My father was a documentary filmmaker, television producer, one of the founding producers of Sesame Street. He did a bunch of things in film and TV — mainly documentary stuff — but he shot a narrative film called Cane River, which is based in Cane River down in Louisiana. It tells an interesting story about race and class in the Black community. It's a love story. He made that film and, soon after, he died. So, the film was lost for many years.
A few years ago, I Googled my dad and I found an article in The New York Times that wrote about an organization called Indie Collect. They had found the film and were poised to release it and didn't have much information on it. So, I reached out to them and, together, we finally released the film — which I had never seen, interestingly enough.
What I like about it, besides it being my dad's film, is — because my dad was a documentary filmmaker — it has a strong documentary feel. And, because it deals with history, and culture, and real people, it feels like a documentary. Which I think, in many ways, is a compliment. He used a couple of seasoned actors, but many of the people were just people of the community. That film, to me, shows that there is a way to bring your documentary sensibilities to narrative filmmaking, which I'm soon to make a transition into.
Written and Directed by: Dito Montiel
It's set in Queens, where I grew up. And it is so accurate and true to the community and what our lives were like growing up that it also feels like a documentary. It's a very humble film. It's not a big-budgeted blockbuster, but I think the performances are amazing, and the characters that he chose to highlight and the world that he chose to unpack were worlds and people that were overlooked. It's a phenomenal film that bridges the narrative sensibilities with something that feels documentary. Maybe it only feels documentary to me because I know the community and how authentic it was, but, when you can make something that blurs the line of documentary and narrative, that's pretty powerful.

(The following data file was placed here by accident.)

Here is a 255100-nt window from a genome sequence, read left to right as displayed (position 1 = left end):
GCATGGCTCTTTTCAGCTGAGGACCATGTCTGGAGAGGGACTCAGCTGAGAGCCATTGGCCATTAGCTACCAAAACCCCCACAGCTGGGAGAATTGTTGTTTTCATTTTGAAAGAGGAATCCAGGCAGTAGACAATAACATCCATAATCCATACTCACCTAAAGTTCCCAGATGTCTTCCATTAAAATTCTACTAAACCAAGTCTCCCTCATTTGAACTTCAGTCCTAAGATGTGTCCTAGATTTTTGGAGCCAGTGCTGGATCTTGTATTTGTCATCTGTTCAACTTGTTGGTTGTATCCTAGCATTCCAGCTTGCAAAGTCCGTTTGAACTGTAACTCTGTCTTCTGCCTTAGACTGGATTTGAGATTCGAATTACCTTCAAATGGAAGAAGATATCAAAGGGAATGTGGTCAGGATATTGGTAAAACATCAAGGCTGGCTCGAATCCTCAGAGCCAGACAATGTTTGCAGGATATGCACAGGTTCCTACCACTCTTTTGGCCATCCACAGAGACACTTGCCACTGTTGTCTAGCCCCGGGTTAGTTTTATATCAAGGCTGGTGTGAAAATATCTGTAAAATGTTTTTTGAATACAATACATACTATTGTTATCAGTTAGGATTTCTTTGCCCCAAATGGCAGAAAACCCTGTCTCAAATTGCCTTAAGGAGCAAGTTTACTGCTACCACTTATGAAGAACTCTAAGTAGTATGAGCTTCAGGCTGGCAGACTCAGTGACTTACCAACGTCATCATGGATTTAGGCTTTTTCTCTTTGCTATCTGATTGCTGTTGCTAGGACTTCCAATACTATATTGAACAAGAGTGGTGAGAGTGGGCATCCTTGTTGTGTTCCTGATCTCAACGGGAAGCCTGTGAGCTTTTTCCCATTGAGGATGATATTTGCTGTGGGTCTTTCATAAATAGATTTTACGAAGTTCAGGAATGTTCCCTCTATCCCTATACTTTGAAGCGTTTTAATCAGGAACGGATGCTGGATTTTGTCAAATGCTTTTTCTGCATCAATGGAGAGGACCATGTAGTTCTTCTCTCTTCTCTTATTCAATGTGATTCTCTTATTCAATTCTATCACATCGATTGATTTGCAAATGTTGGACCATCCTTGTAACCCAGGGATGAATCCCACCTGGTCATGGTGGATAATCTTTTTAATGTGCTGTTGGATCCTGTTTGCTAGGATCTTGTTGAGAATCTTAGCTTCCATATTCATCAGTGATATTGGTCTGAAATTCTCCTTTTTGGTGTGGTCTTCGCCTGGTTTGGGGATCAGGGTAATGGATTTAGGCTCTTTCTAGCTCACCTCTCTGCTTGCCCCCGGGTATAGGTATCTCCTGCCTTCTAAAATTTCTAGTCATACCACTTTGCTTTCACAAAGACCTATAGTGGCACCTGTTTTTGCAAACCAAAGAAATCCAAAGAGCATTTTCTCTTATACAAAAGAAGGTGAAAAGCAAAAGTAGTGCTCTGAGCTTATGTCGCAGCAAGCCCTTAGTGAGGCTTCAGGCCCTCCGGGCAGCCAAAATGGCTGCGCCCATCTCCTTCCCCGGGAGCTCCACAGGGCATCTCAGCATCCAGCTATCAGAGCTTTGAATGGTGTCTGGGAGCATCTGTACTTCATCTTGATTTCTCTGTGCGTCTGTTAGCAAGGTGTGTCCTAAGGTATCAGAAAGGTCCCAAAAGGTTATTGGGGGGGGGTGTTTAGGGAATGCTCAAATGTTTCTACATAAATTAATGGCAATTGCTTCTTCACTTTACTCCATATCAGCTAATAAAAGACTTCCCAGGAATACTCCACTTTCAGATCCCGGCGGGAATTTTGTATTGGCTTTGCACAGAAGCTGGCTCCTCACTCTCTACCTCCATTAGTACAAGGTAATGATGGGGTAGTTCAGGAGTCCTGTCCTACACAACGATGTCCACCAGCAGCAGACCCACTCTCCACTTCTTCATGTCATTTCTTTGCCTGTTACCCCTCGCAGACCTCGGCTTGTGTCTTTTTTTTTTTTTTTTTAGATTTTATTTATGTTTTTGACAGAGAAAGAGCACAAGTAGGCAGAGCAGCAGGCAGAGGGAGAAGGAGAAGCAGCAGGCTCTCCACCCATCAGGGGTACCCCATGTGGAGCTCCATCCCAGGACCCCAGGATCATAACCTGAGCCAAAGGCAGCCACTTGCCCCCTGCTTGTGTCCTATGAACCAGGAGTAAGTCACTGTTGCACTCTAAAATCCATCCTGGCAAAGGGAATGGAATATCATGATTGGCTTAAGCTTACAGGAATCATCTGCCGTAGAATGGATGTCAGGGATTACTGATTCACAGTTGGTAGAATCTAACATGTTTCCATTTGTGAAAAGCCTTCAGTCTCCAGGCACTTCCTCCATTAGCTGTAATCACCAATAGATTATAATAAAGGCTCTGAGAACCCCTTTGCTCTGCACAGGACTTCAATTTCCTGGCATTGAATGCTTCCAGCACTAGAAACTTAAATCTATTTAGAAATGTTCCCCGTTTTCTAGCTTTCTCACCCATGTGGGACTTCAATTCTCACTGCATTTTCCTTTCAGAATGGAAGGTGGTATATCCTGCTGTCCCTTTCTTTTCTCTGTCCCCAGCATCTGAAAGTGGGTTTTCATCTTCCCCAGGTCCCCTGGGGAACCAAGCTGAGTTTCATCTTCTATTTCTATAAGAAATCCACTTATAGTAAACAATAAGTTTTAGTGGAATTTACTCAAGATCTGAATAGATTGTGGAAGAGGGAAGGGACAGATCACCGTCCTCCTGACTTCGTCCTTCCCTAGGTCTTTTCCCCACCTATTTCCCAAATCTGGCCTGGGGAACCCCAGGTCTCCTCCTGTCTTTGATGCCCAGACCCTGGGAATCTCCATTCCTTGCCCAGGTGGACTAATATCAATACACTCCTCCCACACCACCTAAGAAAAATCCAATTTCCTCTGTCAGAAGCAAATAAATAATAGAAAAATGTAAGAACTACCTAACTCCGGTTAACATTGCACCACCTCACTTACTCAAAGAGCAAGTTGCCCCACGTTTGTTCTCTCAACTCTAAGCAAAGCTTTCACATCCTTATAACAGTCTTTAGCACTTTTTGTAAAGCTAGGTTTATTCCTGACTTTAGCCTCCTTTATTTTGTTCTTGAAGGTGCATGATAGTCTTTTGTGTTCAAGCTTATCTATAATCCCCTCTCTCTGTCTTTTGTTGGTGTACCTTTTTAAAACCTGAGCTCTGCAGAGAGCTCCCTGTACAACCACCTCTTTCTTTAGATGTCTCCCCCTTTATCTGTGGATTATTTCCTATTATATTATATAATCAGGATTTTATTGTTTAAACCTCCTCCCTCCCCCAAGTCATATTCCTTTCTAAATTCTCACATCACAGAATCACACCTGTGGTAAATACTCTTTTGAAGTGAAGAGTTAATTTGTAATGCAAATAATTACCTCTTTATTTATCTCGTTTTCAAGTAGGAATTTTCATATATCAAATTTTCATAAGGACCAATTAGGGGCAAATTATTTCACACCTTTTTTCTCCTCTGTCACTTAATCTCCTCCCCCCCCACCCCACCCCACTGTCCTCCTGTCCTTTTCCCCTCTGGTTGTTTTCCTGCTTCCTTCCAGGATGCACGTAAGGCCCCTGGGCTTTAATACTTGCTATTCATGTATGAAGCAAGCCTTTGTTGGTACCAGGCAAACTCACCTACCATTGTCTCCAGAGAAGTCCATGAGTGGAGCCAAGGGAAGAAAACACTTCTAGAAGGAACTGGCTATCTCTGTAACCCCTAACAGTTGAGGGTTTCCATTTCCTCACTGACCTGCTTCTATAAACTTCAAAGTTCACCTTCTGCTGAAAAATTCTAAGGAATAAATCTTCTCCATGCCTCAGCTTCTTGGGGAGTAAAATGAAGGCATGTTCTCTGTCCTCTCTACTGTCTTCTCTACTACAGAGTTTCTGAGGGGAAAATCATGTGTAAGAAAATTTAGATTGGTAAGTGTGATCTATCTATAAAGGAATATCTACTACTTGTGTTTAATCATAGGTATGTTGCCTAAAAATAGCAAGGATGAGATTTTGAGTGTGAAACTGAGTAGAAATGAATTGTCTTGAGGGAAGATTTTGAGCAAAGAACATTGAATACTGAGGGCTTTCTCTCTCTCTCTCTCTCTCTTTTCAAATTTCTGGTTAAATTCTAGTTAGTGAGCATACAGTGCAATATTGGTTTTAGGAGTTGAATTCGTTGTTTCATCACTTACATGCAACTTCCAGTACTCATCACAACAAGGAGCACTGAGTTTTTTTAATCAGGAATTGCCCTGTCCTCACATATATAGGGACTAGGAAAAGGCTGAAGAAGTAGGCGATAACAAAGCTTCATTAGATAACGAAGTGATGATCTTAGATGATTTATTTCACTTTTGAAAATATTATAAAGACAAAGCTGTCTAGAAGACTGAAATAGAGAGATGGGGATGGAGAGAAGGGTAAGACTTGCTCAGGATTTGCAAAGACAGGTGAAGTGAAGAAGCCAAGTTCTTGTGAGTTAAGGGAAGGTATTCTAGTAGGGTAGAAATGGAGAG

Directed by: Franklin J. Schaffner | Written by: Michael Wilson and Rod Serling
Planet of the Apes is just amazing. As a kid, it just touched me in ways I didn't understand until I was much older. Charlton Heston was an icon at the time. The Ten Commandments guy. He's an astronaut, and they wind up coming back to Earth in the future. They come back to a world that's run by apes and the humans are like animals. They can't speak, they're mute. You see the different levels of society within the apes; who's intellectual, who's more militant, who's making the laws. And then, the humans are just nobodies, which is really refreshing.
And there's a Black astronaut on his team. Wow, it's a Black astronaut! That was cool. There weren't many Black humans, if any, any Black humans on the planet, which I find interesting. There's a moment where Charlton Heston is separated from his fellow astronauts and he winds up in this building that turns out to be a zoo. There's taxidermy animals, which are the humans, and then, that's when you see the Black astronaut. He gets taxidermied. So, you think it's just Planet of the Apes, and it's fun and funny masks, but there's way more to Planet of the Apes that meets the eye. I was most inspired by that.